Purpose: To investigate radiation doses to the testes delivered by a radiolabeled anti-CD20 antibody and its effects on male sex hormone levels.
Materials and methods: Testicular uptake and retention of 131I-tositumomab were measured, and testicular absorbed doses were calculated for 67 male patients (54±11 years of age) with non-Hodgkin’s lymphoma who had undergone myeloablative radioimmunotherapy (RIT) using 131I-tositumomab. Time–activity curves for the major organs, testes, and whole body were generated from planar imaging studies. In a subset of patients, male sex hormones were measured before and 1 year after the therapy.
Results: The absorbed dose to the testes showed considerable variability (range=4.4–70.2 Gy). Pretherapy levels of total testosterone were below the lower limit of the reference range, and post-therapy evaluation demonstrated further reduction [4.6±1.8 nmol/l (pre-RIT) vs. 3.8±2.9 nmol/l (post-RIT), P<0.05]. Patients receiving higher radiation doses to the testes (≥25 Gy) showed a greater reduction [4.7±1.6 nmol/l (pre-RIT) vs. 3.3±2.7 nmol/l (post-RIT), P<0.05] compared with patients receiving lower doses (<25 Gy), who showed no significant change in total testosterone levels.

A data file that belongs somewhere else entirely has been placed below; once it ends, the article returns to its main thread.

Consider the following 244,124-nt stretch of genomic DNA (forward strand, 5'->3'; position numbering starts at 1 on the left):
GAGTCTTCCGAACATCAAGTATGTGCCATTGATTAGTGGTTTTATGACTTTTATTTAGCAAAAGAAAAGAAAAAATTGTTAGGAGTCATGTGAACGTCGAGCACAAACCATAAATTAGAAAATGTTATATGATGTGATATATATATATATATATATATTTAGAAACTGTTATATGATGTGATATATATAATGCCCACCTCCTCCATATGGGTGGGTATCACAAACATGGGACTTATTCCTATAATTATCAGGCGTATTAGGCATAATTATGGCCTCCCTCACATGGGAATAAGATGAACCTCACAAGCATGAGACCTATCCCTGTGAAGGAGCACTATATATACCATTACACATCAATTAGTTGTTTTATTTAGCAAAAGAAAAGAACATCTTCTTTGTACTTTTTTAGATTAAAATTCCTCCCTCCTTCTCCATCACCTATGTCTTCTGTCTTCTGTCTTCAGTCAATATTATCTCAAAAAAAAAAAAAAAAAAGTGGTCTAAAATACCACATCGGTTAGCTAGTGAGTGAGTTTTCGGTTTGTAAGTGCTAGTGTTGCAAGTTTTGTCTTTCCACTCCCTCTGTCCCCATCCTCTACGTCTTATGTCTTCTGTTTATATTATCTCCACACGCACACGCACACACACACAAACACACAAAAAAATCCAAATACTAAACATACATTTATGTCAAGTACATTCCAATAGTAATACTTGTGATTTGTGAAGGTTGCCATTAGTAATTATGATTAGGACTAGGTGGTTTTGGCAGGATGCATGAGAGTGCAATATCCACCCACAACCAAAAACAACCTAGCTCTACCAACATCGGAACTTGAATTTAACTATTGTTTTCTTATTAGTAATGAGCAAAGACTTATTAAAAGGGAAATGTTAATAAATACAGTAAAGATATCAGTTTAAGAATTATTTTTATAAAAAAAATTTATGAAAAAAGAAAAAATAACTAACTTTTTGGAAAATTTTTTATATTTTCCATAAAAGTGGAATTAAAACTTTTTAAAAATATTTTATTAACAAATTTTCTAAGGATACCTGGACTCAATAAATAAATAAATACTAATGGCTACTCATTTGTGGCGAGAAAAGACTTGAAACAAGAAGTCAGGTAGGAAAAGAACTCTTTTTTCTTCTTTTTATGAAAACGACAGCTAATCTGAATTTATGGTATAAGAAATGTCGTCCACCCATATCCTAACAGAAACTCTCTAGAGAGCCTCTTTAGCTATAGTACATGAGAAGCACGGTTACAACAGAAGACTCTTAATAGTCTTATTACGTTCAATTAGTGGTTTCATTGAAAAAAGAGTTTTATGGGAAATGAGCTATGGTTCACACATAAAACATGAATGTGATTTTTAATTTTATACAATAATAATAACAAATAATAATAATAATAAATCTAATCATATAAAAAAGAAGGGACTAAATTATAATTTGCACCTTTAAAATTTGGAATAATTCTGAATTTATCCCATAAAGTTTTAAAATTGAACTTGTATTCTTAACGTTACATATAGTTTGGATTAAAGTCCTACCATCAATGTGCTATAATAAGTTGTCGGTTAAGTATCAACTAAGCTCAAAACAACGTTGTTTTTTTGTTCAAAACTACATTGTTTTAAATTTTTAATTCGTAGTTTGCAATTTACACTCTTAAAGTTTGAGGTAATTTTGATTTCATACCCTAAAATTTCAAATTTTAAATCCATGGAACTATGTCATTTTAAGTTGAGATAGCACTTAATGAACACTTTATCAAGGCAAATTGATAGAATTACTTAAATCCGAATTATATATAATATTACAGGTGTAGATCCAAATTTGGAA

Conclusion: The testicular radiation absorbed dose varied highly among individual patients. Patients receiving higher doses to the testes were more likely to show post-RIT suppression of testosterone levels.
aDepartment of Radiology, Division of Nuclear Medicine, University of Washington
bFred Hutchinson Cancer Research Center, Seattle
cPacific Northwest National Laboratory, Richland, Washington, USA
Correspondence to Joseph G. Rajendran, MD, DMRT, FASNC, FACNM, Box 356113, RR 214A, University of Washington, Seattle, WA 98195, USA Tel: +1 206 616 5781; fax: +1 206 598 6406; e-mail: firstname.lastname@example.org
Received April 10, 2012
Accepted August 2, 2012